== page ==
Logourl black

Understand your casebook readings in seconds

Use our case briefs to comprehend your casebook readings faster, supplement your notes and outlines, and outshine your peers in class.

  • 10,400+ expert-written case briefs in a searchable database keyed to 134 law school casebooks
  • Unlimited, 24/7 access on desktop, mobile, or tablet devices
  • A clean and uniform format for all briefs
  • Definitions of key terminology in each case

8 features you will see in our case briefs

  • The Black Letter Law.
  • Identification of the plaintiff and defendant.
  • Operative facts of the case.
  • Cause of action (i.e. the specific legal claim).
  • Procedural history (i.e. what the lower courts decided).
  • The dispositive legal issue in the case phrased as a question.
  • The holding and reasoning of the majority or plurality, using the CREAC method.
  • Procedural disposition (i.e. reversed and remanded, affirmed, etc).

Here's what one of our case briefs looks like:

Palsgraf v. Long Island R.R.

Court of Appeals of New York
162 N.E. 99 (N.Y. 1928)


Rule of Law

A defendant is only liable for negligence if he owes a legal duty to the plaintiff and breaches that duty, and if the resulting harm was reasonably foreseeable.

Facts

Palsgraf (plaintiff) was standing on a platform owned by the Long Island R.R. (railroad) (defendant). While she was waiting to catch a train, one train came by bound for another destination. It did not stop, but slowed down. At that moment, two men ran to catch the train as it was moving. One was carrying a package which, unbeknownst to anyone on the platform, contained fireworks. The first man jumped onboard the train safely, but the man with the package had difficulty. Two train employees helped pull and push him on. However, in doing so, the man dropped his package. It fell to the platform and exploded, causing several scales to dislodge and fly toward Palsgraf. The scales hit Palsgraf and she suffered injuries. She brought suit against the railroad for negligence. The trial court granted judgment for the plaintiff, and the appellate division affirmed. The railroad appealed.

Issue

Whether a defendant may be liable for harm caused to a plaintiff that is not reasonably foreseeable.

Holding and Reasoning (Cardozo, C.J.)

No. The railroad is not liable for Palsgraf’s injuries because Palsgraf’s injuries were not a reasonably foreseeable consequence of any possible negligence by the railroad. A defendant is only liable for negligence if he owes a legal duty to the plaintiff and breaches that duty, and if the resulting harm was reasonably foreseeable. Even if an act amounts to negligence, it is not actionable if it does not violate a legally protected interest of the plaintiff. The plaintiff may not sue on behalf of the risk of injury or bodily harm perpetrated against another. He can only recover for harm committed against his person or property. Here, the actions taken by the railroad’s employees involved the man running to board the train. Thus, if anyone could bring an action against the railroad for negligence, it would be him. Additionally, the only harm he could claim would be damage to his package, which was dropped in the course of his dealings with the railroad employees. However, this man is not bringing an action for property damage against the railroad. Rather, Palsgraf is bringing an action for bodily harm done to her. There is no possible link between the railroad employees’ conduct and her injuries. The package thrown by the employee did not appear to be dangerous, and thus his throwing it could not be seen as an unlawful act that would put Palsgraf in danger. Additionally, his act of pulling the man onto the train cannot be said to have caused Palsgraf bodily harm. Since no tortious act occurred against her, Palsgraf cannot bring an action for negligence against the railroad. The decision of the appellate court is reversed.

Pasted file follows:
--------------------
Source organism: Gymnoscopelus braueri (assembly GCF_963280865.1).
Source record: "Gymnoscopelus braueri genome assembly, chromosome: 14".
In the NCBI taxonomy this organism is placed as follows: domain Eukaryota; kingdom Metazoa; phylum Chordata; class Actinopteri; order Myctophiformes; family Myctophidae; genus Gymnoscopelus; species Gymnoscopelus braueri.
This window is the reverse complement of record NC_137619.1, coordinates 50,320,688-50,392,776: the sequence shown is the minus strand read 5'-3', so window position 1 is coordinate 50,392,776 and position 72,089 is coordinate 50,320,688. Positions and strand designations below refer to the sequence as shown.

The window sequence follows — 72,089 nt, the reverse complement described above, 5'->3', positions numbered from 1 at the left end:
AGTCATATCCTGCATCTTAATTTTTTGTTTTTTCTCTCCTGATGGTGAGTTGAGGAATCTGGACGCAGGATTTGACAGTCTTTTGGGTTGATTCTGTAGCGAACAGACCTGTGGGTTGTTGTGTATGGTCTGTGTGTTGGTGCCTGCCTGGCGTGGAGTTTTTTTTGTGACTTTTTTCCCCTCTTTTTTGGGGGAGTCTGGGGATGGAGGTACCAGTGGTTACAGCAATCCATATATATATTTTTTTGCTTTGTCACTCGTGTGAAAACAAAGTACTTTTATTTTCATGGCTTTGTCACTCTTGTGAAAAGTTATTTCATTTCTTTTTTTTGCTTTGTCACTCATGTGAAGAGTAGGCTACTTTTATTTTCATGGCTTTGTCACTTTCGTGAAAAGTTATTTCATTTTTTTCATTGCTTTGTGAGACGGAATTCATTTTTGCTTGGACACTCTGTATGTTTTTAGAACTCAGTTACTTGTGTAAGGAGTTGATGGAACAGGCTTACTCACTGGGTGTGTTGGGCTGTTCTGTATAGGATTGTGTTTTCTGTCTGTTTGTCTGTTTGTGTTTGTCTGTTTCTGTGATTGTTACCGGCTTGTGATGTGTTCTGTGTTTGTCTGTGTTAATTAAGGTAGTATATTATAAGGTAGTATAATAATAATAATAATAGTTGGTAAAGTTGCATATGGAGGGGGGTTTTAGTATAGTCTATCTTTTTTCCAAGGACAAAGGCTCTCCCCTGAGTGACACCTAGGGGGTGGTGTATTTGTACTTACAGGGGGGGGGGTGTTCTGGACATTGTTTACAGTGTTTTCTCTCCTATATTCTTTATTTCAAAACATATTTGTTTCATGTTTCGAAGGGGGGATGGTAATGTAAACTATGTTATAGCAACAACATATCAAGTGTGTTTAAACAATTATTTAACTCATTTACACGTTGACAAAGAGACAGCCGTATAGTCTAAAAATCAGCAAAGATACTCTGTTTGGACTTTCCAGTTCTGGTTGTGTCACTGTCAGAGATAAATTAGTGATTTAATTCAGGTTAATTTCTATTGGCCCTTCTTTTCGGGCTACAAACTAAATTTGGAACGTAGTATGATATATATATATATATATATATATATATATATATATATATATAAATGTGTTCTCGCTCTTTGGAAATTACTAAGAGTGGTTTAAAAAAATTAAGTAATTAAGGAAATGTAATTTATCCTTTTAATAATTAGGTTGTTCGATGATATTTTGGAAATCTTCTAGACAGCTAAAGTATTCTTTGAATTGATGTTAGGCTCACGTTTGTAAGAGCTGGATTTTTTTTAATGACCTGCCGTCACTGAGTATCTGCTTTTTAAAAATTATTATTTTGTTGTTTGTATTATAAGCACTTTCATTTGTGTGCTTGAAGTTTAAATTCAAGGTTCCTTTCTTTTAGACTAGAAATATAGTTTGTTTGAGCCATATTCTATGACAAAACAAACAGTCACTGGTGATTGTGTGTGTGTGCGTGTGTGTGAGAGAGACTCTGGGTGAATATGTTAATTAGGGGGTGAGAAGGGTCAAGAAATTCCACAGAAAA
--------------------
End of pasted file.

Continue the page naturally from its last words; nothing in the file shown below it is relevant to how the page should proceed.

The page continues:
Our 10,400+ case briefs are keyed to 134 law school casebooks, by legal publishers such as:

book cover
book cover
book cover

"An excellent and extremely time-efficient resource for law students."

Scott Semer.
Professor Scott Semer
Lecturer in Law,Columbia University